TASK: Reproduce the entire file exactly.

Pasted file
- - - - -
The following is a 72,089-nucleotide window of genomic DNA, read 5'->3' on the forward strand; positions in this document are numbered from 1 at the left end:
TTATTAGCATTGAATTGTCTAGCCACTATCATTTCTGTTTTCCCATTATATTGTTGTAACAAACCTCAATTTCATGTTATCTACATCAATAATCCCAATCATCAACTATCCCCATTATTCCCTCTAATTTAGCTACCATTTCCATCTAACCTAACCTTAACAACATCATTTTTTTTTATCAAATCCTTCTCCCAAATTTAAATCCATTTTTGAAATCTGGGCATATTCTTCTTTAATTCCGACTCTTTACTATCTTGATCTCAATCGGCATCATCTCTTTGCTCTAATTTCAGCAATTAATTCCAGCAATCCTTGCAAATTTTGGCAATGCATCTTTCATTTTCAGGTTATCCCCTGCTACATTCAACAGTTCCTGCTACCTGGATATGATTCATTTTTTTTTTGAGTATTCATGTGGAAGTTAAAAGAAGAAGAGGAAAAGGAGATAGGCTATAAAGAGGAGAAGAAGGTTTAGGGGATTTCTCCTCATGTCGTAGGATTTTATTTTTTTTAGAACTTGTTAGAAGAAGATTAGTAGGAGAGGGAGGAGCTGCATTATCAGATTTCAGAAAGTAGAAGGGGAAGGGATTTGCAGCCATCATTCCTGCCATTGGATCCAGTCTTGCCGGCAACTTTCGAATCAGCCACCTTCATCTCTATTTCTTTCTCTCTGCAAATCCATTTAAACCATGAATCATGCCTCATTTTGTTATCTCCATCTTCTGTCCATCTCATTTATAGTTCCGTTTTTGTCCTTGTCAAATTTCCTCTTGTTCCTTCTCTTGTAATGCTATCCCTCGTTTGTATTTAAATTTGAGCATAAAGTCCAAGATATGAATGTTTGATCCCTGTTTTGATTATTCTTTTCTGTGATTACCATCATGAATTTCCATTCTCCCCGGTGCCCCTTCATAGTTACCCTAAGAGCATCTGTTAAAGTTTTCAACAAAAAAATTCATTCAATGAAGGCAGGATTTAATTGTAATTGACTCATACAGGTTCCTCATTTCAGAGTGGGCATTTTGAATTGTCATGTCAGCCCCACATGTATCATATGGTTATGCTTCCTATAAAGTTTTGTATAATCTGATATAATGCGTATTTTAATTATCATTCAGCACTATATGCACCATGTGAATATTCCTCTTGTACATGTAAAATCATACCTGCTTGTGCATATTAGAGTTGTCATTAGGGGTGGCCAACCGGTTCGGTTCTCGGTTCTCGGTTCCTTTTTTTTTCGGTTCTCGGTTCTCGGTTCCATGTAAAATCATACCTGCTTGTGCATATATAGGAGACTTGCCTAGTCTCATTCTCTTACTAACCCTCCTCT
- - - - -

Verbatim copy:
The following is a 72,089-nucleotide window of genomic DNA, read 5'->3' on the forward strand; positions in this document are numbered from 1 at the left end:
TTATTAGCATTGAATTGTCTAGCCACTATCATTTCTGTTTTCCCATTATATTGTTGTAACAAACCTCAATTTCATGTTATCTACATCAATAATCCCAATCATCAACTATCCCCATTATTCCCTCTAATTTAGCTACCATTTCCATCTAACCTAACCTTAACAACATCATTTTTTTTTATCAAATCCTTCTCCCAAATTTAAATCCATTTTTGAAATCTGGGCATATTCTTCTTTAATTCCGACTCTTTACTATCTTGATCTCAATCGGCATCATCTCTTTGCTCTAATTTCAGCAATTAATTCCAGCAATCCTTGCAAATTTTGGCAATGCATCTTTCATTTTCAGGTTATCCCCTGCTACATTCAACAGTTCCTGCTACCTGGATATGATTCATTTTTTTTTTGAGTATTCATGTGGAAGTTAAAAGAAGAAGAGGAAAAGGAGATAGGCTATAAAGAGGAGAAGAAGGTTTAGGGGATTTCTCCTCATGTCGTAGGATTTTATTTTTTTTAGAACTTGTTAGAAGAAGATTAGTAGGAGAGGGAGGAGCTGCATTATCAGATTTCAGAAAGTAGAAGGGGAAGGGATTTGCAGCCATCATTCCTGCCATTGGATCCAGTCTTGCCGGCAACTTTCGAATCAGCCACCTTCATCTCTATTTCTTTCTCTCTGCAAATCCATTTAAACCATGAATCATGCCTCATTTTGTTATCTCCATCTTCTGTCCATCTCATTTATAGTTCCGTTTTTGTCCTTGTCAAATTTCCTCTTGTTCCTTCTCTTGTAATGCTATCCCTCGTTTGTATTTAAATTTGAGCATAAAGTCCAAGATATGAATGTTTGATCCCTGTTTTGATTATTCTTTTCTGTGATTACCATCATGAATTTCCATTCTCCCCGGTGCCCCTTCATAGTTACCCTAAGAGCATCTGTTAAAGTTTTCAACAAAAAAATTCATTCAATGAAGGCAGGATTTAATTGTAATTGACTCATACAGGTTCCTCATTTCAGAGTGGGCATTTTGAATTGTCATGTCAGCCCCACATGTATCATATGGTTATGCTTCCTATAAAGTTTTGTATAATCTGATATAATGCGTATTTTAATTATCATTCAGCACTATATGCACCATGTGAATATTCCTCTTGTACATGTAAAATCATACCTGCTTGTGCATATTAGAGTTGTCATTAGGGGTGGCCAACCGGTTCGGTTCTCGGTTCTCGGTTCCTTTTTTTTTCGGTTCTCGGTTCTCGGTTCCATGTAAAATCATACCTGCTTGTGCATATATAGGAGACTTGCCTAGTCTCATTCTCTTACTAACCCTCCTCT